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CO2 sucked out of the atmosphere can be reused for new chemical processes

It can be converted into methanol, then used in resins and polymers

Rosaria Cercola

Physical Chemistry

University of York

Global warming is the biggest challenge we have ever faced.

Since the first industrial revolution, the amount of carbon dioxide (CO2) — a powerful greenhouse gas — in the atmosphere has increased by almost 50%, which is causing a steep rise in global temperature. Controlling its increase and keeping temperature rise below 1.5 degrees is necessary to avoid the most catastrophic effects of climate change. However, that likely requires stopping new emissions immediately and reducing the excess CO2 that is already in the atmosphere.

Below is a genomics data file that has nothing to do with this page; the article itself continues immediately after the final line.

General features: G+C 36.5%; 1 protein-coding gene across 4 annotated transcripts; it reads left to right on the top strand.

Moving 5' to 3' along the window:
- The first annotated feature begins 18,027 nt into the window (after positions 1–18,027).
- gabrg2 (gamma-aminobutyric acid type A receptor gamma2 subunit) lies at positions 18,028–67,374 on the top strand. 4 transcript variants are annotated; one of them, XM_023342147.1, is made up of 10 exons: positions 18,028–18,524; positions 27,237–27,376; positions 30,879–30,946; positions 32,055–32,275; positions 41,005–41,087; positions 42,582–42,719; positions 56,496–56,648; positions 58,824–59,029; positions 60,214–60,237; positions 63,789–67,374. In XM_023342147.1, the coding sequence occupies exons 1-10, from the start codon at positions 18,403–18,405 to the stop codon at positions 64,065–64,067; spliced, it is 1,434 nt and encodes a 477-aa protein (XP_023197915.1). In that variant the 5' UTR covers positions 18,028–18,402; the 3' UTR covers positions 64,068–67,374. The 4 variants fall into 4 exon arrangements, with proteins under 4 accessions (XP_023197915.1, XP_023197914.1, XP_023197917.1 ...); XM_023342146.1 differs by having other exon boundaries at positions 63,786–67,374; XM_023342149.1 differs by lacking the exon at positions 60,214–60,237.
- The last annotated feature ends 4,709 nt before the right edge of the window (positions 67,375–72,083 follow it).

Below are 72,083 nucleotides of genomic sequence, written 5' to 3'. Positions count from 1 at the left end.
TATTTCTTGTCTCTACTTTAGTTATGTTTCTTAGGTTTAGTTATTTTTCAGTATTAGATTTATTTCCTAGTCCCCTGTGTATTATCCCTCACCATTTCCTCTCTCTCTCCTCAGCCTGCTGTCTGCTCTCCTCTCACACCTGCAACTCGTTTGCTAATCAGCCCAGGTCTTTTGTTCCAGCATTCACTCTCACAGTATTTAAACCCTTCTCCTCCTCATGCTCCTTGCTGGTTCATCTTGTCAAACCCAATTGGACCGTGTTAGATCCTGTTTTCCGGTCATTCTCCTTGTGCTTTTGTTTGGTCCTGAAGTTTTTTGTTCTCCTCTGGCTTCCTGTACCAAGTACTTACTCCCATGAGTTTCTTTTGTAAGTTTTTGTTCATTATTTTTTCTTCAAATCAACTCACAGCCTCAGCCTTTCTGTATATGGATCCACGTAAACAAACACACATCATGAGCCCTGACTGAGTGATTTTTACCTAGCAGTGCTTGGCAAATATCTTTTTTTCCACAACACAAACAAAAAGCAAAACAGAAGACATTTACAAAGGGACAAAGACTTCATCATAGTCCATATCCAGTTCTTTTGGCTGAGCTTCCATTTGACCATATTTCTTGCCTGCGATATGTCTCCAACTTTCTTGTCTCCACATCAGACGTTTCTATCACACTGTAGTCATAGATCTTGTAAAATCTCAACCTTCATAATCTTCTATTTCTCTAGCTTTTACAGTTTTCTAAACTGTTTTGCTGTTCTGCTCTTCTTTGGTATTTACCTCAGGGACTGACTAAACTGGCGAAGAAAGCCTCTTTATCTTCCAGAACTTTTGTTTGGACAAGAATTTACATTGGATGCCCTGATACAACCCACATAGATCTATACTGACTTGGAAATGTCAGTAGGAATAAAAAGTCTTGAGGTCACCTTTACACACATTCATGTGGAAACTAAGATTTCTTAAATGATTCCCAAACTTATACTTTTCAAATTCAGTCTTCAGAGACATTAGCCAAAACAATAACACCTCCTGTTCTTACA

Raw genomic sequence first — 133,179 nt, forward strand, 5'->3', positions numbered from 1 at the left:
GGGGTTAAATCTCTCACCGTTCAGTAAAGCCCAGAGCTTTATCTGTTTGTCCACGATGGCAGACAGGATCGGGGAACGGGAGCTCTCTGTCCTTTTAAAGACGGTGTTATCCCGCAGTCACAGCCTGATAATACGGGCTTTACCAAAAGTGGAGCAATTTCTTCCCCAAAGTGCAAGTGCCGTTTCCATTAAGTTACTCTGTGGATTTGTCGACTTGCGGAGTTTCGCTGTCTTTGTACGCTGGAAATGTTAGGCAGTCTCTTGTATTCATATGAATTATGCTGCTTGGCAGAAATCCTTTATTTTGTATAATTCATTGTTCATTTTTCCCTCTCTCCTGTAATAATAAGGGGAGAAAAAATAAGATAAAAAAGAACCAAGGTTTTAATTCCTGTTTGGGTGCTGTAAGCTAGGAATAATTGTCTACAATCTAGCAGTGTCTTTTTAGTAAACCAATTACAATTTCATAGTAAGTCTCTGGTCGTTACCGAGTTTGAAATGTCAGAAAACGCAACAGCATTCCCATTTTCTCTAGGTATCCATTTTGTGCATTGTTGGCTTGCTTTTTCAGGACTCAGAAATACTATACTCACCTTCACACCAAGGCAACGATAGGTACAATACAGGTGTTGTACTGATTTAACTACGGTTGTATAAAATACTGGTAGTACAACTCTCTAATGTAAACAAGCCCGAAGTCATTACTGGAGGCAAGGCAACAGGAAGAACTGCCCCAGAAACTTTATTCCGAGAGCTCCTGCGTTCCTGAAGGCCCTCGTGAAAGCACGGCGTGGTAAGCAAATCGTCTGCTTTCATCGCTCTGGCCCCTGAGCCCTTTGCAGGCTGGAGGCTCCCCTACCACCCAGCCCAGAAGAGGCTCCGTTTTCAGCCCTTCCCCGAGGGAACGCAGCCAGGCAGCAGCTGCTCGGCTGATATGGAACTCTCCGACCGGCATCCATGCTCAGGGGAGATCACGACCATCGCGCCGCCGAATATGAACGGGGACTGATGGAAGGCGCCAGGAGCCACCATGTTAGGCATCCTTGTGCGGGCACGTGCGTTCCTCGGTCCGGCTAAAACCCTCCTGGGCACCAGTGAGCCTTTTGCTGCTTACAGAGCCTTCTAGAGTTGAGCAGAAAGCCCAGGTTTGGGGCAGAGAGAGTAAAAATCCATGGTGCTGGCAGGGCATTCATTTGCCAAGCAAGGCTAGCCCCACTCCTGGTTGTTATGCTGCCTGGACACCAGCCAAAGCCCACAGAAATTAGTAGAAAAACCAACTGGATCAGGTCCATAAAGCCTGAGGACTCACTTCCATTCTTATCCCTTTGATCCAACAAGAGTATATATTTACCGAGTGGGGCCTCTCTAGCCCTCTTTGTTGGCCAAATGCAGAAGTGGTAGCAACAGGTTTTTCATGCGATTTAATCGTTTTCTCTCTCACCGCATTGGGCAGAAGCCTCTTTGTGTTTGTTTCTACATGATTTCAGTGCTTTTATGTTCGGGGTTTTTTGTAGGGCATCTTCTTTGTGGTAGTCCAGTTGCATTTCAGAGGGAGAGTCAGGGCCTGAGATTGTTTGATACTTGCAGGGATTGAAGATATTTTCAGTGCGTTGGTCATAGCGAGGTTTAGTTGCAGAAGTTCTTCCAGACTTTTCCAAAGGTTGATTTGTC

Scientists are developing technologies that can literally suck CO2 from the air with huge fans. This technique, called direct air capture (DAC), uses either adsorption — where CO2 sticks to a surface —  or chemical reactions which capture and use CO2 to create something else.

DAC is implemented in pilot plants by several companies in Europe and North America, and on an industrial scale by a Swiss company called Climeworks. They plan to suck one percent of the global CO2 emission in 2025. For this task, they will need to install around 750,000 DAC units.

After removing CO2 from the air, DAC plants have to get rid of it. One way to do that is to pump it underground, where it essentially turns into rock. They can also sell the CO2 for use in greenhouses (CO2 is a potent fertilizer) and carbonated drinks, or fuel, polymers, and concrete